For the last several Leading Edge columns, I have focused on Marcus Buckingham’s latest book: “Love + Work.” After participating in a series of Webinars on the book sponsored by Harvard Business Review (HBR), I had the opportunity to interview Buckingham for my podcast, Becoming a Sage.
Much has been written about the power of teams, but Buckingham is quick to point out that teams don’t add much value without trust. In his May-June 2022 HBR article, Buckingham notes: Participants were asked “in a global survey if they trusted their teammates, their team leader, and their senior leaders. Those who strongly agreed that they trusted people in two of the three categories were three times as likely as others to be fully engaged and highly resilient. Those who strongly agreed that they trusted all three were 15 times as likely to be fully engaged and 42 times as likely to be highly resilient.”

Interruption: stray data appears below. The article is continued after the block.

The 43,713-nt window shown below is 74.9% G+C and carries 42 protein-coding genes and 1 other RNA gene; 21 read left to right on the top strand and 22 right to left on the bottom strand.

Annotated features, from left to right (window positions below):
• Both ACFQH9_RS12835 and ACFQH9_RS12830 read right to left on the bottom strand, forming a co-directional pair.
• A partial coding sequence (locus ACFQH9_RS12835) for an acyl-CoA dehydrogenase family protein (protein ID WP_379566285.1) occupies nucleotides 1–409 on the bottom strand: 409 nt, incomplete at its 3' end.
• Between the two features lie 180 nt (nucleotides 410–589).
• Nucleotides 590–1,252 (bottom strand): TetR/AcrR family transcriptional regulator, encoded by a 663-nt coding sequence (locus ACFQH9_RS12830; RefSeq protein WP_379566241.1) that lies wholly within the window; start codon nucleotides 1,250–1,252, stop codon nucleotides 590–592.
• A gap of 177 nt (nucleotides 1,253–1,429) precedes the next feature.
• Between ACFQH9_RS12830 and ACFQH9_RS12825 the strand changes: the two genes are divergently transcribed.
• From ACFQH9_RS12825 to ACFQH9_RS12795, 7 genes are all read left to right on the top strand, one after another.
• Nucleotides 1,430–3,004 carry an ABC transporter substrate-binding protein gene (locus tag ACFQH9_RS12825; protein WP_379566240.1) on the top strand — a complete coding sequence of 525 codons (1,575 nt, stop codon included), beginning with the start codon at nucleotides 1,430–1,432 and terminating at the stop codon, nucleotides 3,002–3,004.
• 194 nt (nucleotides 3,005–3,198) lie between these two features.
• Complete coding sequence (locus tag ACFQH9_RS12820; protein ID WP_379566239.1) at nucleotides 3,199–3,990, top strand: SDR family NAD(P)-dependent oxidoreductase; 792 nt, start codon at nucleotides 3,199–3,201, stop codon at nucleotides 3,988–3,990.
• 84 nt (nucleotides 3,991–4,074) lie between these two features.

BUILDING TEAMS OF TRUST
In building teams of trust, remember that leadership is not a position or title. It is a relationship, and trust is reciprocal. If you trust, then you are more likely to be trusted. We also tend to trust people we know. So it starts with taking the time to get to know people.
Buckingham feels we should “check in” with teammates rather than “check on” them. He says the point of the relationship is “to make the person bigger, not better by fixing them.” Checking in is not about giving feedback or evaluating the person. It is about paying attention and making them feel “seen.”
The best way to do this is by asking open-ended questions:
- What’s working?
- What’s not working?
- How can I support you?
- How can I best help?
LEARNING FROM EACH OTHER
Buckingham says that “learning is a team sport” in that we learn from each other. During a check-in, both people can share challenges and what can be done to overcome them or discuss solutions. Making regular check-ins part of a ritual builds relationships of trust.
Pre-COVID-19, many workplaces were designed with a focus on productivity and profit—often to the detriment of people. Buckingham sees “employees as the integrating point for all other stakeholders, rather than as merely one of many… People are the point.”
The pandemic has given leaders an opportunity to redesign work in ways that build teams of trust by putting people first.